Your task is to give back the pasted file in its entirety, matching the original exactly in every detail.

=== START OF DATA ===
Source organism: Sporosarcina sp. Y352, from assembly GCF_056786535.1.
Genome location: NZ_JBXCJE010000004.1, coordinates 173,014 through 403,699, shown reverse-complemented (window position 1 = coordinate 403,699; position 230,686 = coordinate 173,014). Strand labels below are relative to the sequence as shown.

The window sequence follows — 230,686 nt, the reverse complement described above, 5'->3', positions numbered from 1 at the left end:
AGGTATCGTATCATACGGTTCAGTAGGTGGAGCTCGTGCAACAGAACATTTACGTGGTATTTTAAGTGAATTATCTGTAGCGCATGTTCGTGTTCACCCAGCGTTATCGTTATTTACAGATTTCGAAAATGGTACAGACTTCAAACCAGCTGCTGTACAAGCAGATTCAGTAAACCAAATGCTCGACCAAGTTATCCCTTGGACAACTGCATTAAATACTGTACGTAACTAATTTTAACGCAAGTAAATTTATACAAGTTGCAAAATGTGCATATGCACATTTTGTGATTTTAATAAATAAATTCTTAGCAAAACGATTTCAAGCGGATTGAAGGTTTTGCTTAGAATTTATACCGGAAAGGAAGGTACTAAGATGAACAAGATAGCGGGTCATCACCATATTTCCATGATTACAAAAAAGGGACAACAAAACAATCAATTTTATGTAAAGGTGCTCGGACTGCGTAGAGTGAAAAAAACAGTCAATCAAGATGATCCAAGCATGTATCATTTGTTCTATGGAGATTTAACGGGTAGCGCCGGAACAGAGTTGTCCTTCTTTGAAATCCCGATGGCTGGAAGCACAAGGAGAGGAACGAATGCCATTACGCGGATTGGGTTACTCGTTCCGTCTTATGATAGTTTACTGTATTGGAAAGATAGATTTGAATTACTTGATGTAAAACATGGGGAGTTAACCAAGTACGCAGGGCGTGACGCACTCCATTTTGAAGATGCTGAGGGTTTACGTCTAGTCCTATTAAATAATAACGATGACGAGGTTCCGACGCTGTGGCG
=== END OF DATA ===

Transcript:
Source organism: Sporosarcina sp. Y352, from assembly GCF_056786535.1.
Genome location: NZ_JBXCJE010000004.1, coordinates 173,014 through 403,699, shown reverse-complemented (window position 1 = coordinate 403,699; position 230,686 = coordinate 173,014). Strand labels below are relative to the sequence as shown.

The window sequence follows — 230,686 nt, the reverse complement described above, 5'->3', positions numbered from 1 at the left end:
AGGTATCGTATCATACGGTTCAGTAGGTGGAGCTCGTGCAACAGAACATTTACGTGGTATTTTAAGTGAATTATCTGTAGCGCATGTTCGTGTTCACCCAGCGTTATCGTTATTTACAGATTTCGAAAATGGTACAGACTTCAAACCAGCTGCTGTACAAGCAGATTCAGTAAACCAAATGCTCGACCAAGTTATCCCTTGGACAACTGCATTAAATACTGTACGTAACTAATTTTAACGCAAGTAAATTTATACAAGTTGCAAAATGTGCATATGCACATTTTGTGATTTTAATAAATAAATTCTTAGCAAAACGATTTCAAGCGGATTGAAGGTTTTGCTTAGAATTTATACCGGAAAGGAAGGTACTAAGATGAACAAGATAGCGGGTCATCACCATATTTCCATGATTACAAAAAAGGGACAACAAAACAATCAATTTTATGTAAAGGTGCTCGGACTGCGTAGAGTGAAAAAAACAGTCAATCAAGATGATCCAAGCATGTATCATTTGTTCTATGGAGATTTAACGGGTAGCGCCGGAACAGAGTTGTCCTTCTTTGAAATCCCGATGGCTGGAAGCACAAGGAGAGGAACGAATGCCATTACGCGGATTGGGTTACTCGTTCCGTCTTATGATAGTTTACTGTATTGGAAAGATAGATTTGAATTACTTGATGTAAAACATGGGGAGTTAACCAAGTACGCAGGGCGTGACGCACTCCATTTTGAAGATGCTGAGGGTTTACGTCTAGTCCTATTAAATAATAACGATGACGAGGTTCCGACGCTGTGGCG